South Carolina (c) Burr
(0-5-0)
Burr
(1-3-0)
no result
(0-0-4)
Connecticut Burr
(0-7-0)
Burr
(0-7-0)
Burr
(0-7-0)
Massachusetts Burr
(3-11-0)
Burr
(3-11-0)
Burr
(3-11-0)
New Hampshire Burr
(0-4-0)
Burr
(0-4-0)
Burr
(0-4-0)
Rhode Island Burr
(0-2-0)
Burr
(0-2-0)
Burr
(0-2-0)

(a) The votes of the individual representatives is typical and may have fluctuated from ballot to ballot, but the result for each individual state did not change.
(b) Even though Georgia had two representatives apportioned, one seat was vacant due to the death of James Jones.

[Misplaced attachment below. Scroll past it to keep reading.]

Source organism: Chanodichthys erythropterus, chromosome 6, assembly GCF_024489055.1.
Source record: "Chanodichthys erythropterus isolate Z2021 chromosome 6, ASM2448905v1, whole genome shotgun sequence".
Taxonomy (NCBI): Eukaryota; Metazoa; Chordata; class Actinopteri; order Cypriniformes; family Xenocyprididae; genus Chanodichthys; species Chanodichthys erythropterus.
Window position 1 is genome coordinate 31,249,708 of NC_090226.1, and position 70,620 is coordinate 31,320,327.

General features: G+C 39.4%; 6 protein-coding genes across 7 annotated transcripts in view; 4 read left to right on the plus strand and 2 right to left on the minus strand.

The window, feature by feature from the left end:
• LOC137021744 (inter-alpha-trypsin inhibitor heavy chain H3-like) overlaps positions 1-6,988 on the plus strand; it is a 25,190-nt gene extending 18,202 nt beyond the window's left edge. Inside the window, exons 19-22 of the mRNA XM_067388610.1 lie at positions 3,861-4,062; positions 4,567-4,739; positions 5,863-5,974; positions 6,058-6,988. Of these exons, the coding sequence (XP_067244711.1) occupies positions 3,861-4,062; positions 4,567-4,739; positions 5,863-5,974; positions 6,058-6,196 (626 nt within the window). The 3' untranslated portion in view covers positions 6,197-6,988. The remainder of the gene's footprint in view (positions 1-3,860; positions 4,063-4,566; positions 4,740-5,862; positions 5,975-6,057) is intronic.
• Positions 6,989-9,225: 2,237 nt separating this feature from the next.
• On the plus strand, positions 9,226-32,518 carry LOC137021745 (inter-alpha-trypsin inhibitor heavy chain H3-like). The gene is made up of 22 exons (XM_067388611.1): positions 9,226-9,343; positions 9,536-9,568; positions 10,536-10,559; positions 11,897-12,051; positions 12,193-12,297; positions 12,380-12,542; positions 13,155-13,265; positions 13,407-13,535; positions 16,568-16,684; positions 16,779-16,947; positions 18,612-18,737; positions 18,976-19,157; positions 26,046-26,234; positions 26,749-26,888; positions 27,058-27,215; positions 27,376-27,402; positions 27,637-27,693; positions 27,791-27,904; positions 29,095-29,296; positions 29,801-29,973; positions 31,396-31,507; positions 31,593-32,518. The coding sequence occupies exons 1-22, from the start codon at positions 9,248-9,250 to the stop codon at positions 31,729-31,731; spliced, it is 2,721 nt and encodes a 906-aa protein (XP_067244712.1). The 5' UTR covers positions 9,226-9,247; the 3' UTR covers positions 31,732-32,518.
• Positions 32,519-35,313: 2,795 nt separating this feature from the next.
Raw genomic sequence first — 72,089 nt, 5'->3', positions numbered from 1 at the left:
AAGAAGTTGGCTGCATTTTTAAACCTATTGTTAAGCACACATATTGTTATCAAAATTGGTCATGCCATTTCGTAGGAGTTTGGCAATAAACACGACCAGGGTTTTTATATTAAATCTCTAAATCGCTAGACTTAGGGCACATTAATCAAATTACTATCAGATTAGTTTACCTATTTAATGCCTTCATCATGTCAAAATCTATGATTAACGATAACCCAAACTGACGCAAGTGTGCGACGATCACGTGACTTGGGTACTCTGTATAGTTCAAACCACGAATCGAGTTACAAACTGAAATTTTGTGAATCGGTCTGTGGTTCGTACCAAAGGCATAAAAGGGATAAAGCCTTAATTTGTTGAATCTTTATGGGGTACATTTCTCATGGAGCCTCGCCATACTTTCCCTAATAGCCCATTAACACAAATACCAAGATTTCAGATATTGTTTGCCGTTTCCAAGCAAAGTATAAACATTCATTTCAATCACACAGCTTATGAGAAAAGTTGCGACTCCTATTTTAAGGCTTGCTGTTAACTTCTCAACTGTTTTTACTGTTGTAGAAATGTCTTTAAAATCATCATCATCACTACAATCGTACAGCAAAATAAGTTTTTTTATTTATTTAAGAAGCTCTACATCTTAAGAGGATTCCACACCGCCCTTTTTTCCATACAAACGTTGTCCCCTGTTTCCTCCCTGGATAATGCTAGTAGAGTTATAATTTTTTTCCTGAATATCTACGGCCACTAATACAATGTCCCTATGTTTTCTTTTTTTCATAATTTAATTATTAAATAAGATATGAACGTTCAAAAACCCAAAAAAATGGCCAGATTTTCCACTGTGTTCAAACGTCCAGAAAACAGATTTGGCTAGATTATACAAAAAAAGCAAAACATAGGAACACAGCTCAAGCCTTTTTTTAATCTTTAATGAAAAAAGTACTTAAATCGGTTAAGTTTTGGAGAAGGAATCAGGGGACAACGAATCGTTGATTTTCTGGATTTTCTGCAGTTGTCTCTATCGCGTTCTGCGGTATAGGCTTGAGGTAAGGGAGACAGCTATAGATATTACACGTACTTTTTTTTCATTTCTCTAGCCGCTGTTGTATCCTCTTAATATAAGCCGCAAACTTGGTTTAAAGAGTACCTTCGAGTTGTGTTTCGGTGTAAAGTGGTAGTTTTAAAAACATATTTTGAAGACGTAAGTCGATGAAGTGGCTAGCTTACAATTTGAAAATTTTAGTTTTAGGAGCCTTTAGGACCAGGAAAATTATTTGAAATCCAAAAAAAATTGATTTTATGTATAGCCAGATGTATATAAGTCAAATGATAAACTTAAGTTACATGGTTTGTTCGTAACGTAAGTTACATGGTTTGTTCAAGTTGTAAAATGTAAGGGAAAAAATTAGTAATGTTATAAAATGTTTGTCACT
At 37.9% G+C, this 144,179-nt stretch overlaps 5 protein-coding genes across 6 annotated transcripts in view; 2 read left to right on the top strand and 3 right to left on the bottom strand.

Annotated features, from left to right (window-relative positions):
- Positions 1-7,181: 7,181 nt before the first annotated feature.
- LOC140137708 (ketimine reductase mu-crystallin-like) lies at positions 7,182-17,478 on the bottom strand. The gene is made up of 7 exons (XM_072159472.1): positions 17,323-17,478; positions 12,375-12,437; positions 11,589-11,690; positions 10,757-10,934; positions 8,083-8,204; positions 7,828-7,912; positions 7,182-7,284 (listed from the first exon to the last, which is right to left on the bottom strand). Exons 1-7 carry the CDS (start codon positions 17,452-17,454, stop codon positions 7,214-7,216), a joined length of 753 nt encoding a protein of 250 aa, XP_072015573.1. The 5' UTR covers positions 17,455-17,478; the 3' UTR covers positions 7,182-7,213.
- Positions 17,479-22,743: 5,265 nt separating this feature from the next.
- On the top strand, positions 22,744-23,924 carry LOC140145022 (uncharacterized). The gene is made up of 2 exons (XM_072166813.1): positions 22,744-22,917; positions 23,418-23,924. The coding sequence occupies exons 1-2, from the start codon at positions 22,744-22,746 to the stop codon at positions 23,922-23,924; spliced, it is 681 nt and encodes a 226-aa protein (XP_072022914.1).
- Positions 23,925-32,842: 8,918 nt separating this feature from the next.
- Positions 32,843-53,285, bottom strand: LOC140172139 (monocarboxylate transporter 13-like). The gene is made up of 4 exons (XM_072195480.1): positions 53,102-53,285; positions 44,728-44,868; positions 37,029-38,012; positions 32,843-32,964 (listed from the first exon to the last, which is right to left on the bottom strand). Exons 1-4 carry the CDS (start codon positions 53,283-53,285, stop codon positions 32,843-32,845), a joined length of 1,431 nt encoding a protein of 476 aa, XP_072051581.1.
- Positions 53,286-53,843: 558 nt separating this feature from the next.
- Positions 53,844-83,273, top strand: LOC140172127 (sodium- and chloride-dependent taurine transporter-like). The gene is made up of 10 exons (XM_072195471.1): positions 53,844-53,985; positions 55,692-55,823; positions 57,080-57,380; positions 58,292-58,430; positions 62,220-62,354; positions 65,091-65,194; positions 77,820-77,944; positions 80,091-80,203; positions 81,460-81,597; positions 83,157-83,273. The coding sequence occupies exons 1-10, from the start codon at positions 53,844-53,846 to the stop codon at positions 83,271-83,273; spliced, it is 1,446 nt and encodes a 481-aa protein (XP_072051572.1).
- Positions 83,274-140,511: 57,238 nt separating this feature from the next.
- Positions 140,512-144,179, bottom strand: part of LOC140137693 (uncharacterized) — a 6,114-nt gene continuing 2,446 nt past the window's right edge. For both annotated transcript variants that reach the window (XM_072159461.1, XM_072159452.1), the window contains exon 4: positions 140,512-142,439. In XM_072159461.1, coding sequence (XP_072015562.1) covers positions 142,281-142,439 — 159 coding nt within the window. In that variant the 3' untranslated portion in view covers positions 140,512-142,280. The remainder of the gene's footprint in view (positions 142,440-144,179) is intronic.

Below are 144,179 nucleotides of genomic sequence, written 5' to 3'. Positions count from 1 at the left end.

(c) Even though South Carolina had six representatives apportioned, Thomas Sumter was absent due to illness, and Abraham Nott departed for South Carolina between the first and final ballots. Official language(s) English[1] Capital Frankfort Largest city Louisville Area  Ranked 37th  - Total 40,444 sq mi (104,749 km²)  - Width 140 miles (225 km)  - Length 379 miles (610 km)  - % water 1. ... “NJ” redirects here. ... “NY” redirects here. ... Official language(s) English Capital Raleigh Largest city Charlotte Area  Ranked 28th  - Total 53,865 sq mi (139,509 km²)  - Width 150 miles (240 km)  - Length 560[1] miles (901 km)  - % water 9. ... Capital Harrisburg Largest city Philadelphia Area  Ranked 33rd  - Total 46,055 sq mi (119,283 km²)  - Width 280 miles (455 km)  - Length 160 miles (255 km)  - % water 2. ... Official language(s) English Capital Nashville Largest city Memphis Largest metro area Nashville Area  Ranked 36th  - Total 42,169 sq mi (109,247 km²)  - Width 120 miles (195 km)  - Length 440 miles (710 km)  - % water 2. ... This article is about the U.S. state. ... Official language(s) None (English, de facto) Capital Annapolis Largest city Baltimore Area  Ranked 42nd  - Total 12,407 sq mi (32,133 km²)  - Width 101 miles (145 km)  - Length 249 miles (400 km)  - % water 21  - Latitude 37° 53′ N to 39° 43′ N  - Longitude 75° 03′ W to 79° 29... Official language(s) None Capital Montpelier Largest city Burlington Area  Ranked 45th  - Total 9,620 sq mi (24,923 km²)  - Width 80 miles (130 km)  - Length 160 miles (260 km)  - % water 3. ... This article is about the U.S. State of Delaware. ... Official language(s) English Capital Charleston(1670-1789) Columbia(1790-present) Largest city Columbia Largest metro area Columbia Area  Ranked 40th  - Total 34,726 sq mi (82,965 km²)  - Width 200 miles (320 km)  - Length 260 miles (420 km)  - % water 6  - Latitude 32° 2′ N to 35° 13′ N  - Longitude... Official language(s) English Capital Hartford Largest city Bridgeport Largest metro area Hartford Area  Ranked 48th  - Total 5,543[2] sq mi (14,356 km²)  - Width 70 miles (113 km)  - Length 110 miles (177 km)  - % water 12. ... This article is about the U.S. State. ... Official language(s) English Capital Concord Largest city Manchester Area  Ranked 46th  - Total 9,350 sq mi (24,217 km²)  - Width 68 miles (110 km)  - Length 190 miles (305 km)  - % water 4. ... This article is about the U.S. State. ... James Jones ( d. ... General Thomas Sumter (August 14, 1734 - June 1, 1832) was a hero of the American Revolution and went on to become a longtime member of the Congress of the United States. ... Abraham Nott (February 5, 1768 - June 19, 1830) was a United States Representative from South Carolina. ...